Wednesday, May 26, 2010
Three Moon Bear cubs were found by scientists, probably orphaned because of the legal hunting of the bears in Russia. The adult bears' skins are sought for the attractive moon markings on their chests. Moon Bears, technically called Asiatic black bears, are considered to be a vulnerable species. They are protected throughout most of their natural habitat, but in Russia and Japan, hunting them is still legal. As National Geographic reports, "During traditional Russian bear hunts, hibernating bears are dragged from their dens and shot. If it’s a mother with cubs, the babies are often left to die."
The scientists are purposefully doing little more for the bears than give them food, for fear that they will learn to depend on and trust humans too much. The goal is to release the bear cubs back into the wild in a year or so, once they have regained their strength and have survived the winter.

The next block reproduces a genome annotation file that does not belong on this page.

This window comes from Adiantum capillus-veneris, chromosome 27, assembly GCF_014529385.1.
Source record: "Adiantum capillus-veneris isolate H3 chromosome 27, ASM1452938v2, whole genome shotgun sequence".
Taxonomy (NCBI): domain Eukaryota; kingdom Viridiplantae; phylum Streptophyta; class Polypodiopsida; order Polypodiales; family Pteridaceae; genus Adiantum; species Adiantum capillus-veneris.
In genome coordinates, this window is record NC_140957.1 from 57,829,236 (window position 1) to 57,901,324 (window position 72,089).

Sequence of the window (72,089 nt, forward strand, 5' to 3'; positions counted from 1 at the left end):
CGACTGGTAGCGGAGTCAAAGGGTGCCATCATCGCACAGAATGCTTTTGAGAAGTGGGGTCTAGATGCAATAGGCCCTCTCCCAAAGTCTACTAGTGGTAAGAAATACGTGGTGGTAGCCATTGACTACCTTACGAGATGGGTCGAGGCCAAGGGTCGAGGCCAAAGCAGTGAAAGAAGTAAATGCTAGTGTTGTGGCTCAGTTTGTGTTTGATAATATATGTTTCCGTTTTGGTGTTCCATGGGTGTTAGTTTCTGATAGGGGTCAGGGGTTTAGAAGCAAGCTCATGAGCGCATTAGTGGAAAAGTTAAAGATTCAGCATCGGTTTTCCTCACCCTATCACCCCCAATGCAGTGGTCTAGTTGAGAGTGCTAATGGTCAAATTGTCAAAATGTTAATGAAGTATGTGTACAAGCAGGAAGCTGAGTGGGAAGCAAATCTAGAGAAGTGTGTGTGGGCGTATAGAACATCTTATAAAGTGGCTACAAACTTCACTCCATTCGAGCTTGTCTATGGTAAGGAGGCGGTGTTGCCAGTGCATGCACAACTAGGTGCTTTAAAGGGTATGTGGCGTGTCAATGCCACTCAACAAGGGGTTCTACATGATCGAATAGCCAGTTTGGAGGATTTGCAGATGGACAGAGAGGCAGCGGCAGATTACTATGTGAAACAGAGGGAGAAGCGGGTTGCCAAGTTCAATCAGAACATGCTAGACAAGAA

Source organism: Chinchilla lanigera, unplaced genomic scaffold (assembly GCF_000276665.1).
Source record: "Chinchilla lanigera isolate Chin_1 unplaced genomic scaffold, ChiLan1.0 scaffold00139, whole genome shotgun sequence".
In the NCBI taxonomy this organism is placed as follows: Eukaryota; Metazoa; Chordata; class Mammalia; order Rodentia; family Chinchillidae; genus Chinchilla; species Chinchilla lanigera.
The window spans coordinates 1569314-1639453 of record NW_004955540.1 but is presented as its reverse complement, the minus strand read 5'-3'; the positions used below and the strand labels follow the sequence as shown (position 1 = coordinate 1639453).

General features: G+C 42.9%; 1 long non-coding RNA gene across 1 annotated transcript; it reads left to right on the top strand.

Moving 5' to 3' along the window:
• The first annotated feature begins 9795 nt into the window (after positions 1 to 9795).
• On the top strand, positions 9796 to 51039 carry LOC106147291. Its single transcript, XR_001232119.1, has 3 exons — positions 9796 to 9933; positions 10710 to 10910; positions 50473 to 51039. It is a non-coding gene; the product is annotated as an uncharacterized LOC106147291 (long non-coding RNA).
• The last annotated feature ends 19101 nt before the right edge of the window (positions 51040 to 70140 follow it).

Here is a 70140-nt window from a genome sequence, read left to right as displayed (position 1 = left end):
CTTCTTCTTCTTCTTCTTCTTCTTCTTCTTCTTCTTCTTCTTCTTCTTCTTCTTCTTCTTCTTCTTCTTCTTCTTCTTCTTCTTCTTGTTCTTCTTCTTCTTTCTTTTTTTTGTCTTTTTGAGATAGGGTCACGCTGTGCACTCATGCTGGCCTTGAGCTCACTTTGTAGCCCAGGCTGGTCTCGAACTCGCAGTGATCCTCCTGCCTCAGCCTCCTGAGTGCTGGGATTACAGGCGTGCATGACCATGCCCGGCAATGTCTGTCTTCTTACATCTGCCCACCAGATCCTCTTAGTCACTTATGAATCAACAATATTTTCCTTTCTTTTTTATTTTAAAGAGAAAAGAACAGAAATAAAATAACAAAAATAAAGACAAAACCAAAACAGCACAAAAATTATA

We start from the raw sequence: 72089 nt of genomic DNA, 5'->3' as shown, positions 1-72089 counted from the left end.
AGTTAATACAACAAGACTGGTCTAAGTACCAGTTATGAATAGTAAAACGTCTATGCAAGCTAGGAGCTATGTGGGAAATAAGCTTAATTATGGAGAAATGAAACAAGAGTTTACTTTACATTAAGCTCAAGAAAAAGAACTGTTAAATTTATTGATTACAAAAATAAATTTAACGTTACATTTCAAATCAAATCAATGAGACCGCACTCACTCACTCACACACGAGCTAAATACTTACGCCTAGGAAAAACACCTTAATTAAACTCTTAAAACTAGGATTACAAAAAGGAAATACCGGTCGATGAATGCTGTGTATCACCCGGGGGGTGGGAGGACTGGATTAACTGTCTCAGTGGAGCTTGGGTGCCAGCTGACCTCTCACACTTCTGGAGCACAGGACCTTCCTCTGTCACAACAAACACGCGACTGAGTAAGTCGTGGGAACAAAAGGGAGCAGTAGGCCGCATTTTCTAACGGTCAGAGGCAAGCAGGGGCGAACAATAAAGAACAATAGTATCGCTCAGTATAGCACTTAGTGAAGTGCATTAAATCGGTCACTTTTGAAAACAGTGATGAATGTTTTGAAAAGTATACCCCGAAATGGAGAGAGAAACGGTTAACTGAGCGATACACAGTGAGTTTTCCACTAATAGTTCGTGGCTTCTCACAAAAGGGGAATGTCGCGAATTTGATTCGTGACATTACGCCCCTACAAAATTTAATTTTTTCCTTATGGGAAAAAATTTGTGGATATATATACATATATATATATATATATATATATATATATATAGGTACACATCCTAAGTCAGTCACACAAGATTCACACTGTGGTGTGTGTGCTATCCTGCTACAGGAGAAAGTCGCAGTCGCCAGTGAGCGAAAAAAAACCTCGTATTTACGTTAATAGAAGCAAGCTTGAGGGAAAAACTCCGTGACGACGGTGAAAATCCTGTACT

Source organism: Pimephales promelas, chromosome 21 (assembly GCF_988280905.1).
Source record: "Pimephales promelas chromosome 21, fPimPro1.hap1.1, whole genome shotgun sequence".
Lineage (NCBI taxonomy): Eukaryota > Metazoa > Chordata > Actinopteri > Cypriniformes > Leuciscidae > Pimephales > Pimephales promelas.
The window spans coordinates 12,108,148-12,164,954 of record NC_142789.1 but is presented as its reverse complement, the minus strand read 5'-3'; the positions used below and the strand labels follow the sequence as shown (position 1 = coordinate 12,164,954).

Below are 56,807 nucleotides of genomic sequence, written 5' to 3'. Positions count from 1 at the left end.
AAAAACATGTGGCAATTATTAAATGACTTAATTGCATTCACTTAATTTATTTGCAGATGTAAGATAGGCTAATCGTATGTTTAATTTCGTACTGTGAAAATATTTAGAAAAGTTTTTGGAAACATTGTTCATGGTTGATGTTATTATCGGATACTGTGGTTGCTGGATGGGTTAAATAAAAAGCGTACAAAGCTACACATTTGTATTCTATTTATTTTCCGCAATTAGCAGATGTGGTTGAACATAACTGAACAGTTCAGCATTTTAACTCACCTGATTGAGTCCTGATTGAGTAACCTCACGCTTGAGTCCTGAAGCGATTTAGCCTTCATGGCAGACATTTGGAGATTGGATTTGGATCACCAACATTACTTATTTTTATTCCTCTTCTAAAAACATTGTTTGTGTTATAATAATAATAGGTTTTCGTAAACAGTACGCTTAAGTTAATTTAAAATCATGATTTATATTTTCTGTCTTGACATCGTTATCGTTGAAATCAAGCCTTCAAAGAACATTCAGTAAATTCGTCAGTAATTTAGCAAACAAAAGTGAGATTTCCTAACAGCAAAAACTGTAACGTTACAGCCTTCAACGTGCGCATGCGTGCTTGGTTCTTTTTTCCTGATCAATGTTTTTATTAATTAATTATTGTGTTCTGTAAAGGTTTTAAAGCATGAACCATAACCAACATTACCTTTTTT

Asiatic black bears are mostly herbivores, eating fruits, nuts, insects, and some smaller animals. As they climb trees, spending up to half of their time in them, the bears will bring twigs and leaves up with them, creating what appear as nests for the bears to sit in. Moon bears are associated with the mountain spirit in traditional Japanese culture, with many folklore and art pieces focused around the creatures. They are often used, unfortunately, in circus acts because of their curious nature and their intellect.
Even without the legal sport hunting of Russia and Japan, the threats to the bears still increases. In China and Southeast Asia, a large threat to the species is the bear bile trade, for use in traditional medicine. The bile is supposedly used to cure diseases. Some people have created "bear farms," capturing bears from the wild and keeping them to occasionally drain them of bile. Bear paws are also a delicacy in these countries, with demand rising as more Asian countries come into wealth. Conservationists are hoping that tougher laws against bear bile farms and against Moon Bear hunting in general will help keep the animal's population from dwindling further.